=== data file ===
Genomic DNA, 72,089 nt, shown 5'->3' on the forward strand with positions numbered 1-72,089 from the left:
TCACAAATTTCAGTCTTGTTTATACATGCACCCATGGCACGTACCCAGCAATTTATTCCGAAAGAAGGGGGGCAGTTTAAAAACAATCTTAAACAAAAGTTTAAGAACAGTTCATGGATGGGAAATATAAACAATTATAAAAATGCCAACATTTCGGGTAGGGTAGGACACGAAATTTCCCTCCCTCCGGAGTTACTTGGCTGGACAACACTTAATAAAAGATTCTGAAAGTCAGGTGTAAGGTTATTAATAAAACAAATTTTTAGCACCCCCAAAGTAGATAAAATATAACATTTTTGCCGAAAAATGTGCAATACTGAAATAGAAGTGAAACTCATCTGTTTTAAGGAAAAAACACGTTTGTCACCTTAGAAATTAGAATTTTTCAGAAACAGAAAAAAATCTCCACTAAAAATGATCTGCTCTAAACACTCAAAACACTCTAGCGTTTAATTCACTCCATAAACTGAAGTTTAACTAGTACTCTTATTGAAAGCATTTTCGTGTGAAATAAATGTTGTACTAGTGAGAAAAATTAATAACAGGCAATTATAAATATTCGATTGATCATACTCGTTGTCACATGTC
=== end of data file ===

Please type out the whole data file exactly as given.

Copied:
Genomic DNA, 72,089 nt, shown 5'->3' on the forward strand with positions numbered 1-72,089 from the left:
TCACAAATTTCAGTCTTGTTTATACATGCACCCATGGCACGTACCCAGCAATTTATTCCGAAAGAAGGGGGGCAGTTTAAAAACAATCTTAAACAAAAGTTTAAGAACAGTTCATGGATGGGAAATATAAACAATTATAAAAATGCCAACATTTCGGGTAGGGTAGGACACGAAATTTCCCTCCCTCCGGAGTTACTTGGCTGGACAACACTTAATAAAAGATTCTGAAAGTCAGGTGTAAGGTTATTAATAAAACAAATTTTTAGCACCCCCAAAGTAGATAAAATATAACATTTTTGCCGAAAAATGTGCAATACTGAAATAGAAGTGAAACTCATCTGTTTTAAGGAAAAAACACGTTTGTCACCTTAGAAATTAGAATTTTTCAGAAACAGAAAAAAATCTCCACTAAAAATGATCTGCTCTAAACACTCAAAACACTCTAGCGTTTAATTCACTCCATAAACTGAAGTTTAACTAGTACTCTTATTGAAAGCATTTTCGTGTGAAATAAATGTTGTACTAGTGAGAAAAATTAATAACAGGCAATTATAAATATTCGATTGATCATACTCGTTGTCACATGTC